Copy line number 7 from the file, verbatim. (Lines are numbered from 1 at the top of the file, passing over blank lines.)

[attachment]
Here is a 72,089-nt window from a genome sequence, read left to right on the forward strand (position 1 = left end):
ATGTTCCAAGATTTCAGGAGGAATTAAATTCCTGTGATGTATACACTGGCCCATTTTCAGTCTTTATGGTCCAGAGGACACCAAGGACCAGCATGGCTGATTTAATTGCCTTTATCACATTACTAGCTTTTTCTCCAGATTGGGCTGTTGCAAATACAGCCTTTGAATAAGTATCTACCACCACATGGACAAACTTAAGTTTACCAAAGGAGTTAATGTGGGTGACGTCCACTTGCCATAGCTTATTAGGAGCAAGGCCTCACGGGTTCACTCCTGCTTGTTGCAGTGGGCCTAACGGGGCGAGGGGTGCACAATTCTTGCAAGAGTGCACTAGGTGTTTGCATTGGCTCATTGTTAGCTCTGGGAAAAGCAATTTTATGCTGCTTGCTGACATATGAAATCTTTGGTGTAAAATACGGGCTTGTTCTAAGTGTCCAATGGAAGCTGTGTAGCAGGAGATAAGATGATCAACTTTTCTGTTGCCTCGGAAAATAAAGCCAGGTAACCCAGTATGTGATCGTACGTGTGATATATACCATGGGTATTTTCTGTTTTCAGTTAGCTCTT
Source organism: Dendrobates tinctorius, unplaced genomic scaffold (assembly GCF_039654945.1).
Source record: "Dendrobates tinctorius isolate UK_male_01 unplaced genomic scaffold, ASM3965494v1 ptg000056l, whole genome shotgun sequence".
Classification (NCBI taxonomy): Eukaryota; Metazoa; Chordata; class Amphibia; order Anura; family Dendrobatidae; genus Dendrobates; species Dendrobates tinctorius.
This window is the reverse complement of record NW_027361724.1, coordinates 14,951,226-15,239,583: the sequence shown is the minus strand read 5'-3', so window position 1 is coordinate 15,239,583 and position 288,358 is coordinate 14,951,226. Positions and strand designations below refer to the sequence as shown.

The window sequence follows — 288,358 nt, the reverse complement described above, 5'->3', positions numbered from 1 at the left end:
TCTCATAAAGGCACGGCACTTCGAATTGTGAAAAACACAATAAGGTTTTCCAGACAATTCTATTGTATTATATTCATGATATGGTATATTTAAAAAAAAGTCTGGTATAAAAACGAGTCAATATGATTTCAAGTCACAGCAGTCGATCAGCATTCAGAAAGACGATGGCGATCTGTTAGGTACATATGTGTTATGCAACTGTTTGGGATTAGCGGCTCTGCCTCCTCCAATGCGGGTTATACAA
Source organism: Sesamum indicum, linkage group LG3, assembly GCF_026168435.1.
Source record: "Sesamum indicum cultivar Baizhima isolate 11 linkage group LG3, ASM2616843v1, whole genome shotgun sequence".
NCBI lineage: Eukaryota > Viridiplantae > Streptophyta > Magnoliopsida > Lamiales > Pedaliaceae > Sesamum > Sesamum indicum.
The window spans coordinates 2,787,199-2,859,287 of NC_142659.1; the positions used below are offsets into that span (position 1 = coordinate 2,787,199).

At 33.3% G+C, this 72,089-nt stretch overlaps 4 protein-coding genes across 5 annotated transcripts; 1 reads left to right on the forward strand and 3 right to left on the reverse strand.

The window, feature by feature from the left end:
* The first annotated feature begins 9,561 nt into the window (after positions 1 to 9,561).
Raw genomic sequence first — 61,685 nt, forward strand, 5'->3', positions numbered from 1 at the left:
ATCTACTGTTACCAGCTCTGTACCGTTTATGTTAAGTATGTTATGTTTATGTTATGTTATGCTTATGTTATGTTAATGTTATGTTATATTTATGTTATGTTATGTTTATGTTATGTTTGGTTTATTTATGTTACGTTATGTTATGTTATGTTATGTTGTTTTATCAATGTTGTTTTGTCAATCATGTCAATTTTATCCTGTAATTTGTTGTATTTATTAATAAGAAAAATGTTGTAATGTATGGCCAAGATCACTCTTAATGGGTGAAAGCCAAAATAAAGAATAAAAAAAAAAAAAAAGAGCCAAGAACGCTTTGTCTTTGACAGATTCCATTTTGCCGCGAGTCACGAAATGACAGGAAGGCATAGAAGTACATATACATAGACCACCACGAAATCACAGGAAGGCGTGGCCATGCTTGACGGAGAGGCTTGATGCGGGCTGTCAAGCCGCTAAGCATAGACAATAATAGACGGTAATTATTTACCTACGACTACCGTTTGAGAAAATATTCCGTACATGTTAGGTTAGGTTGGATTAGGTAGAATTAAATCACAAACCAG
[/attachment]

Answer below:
The window sequence follows — 288,358 nt, the reverse complement described above, 5'->3', positions numbered from 1 at the left end: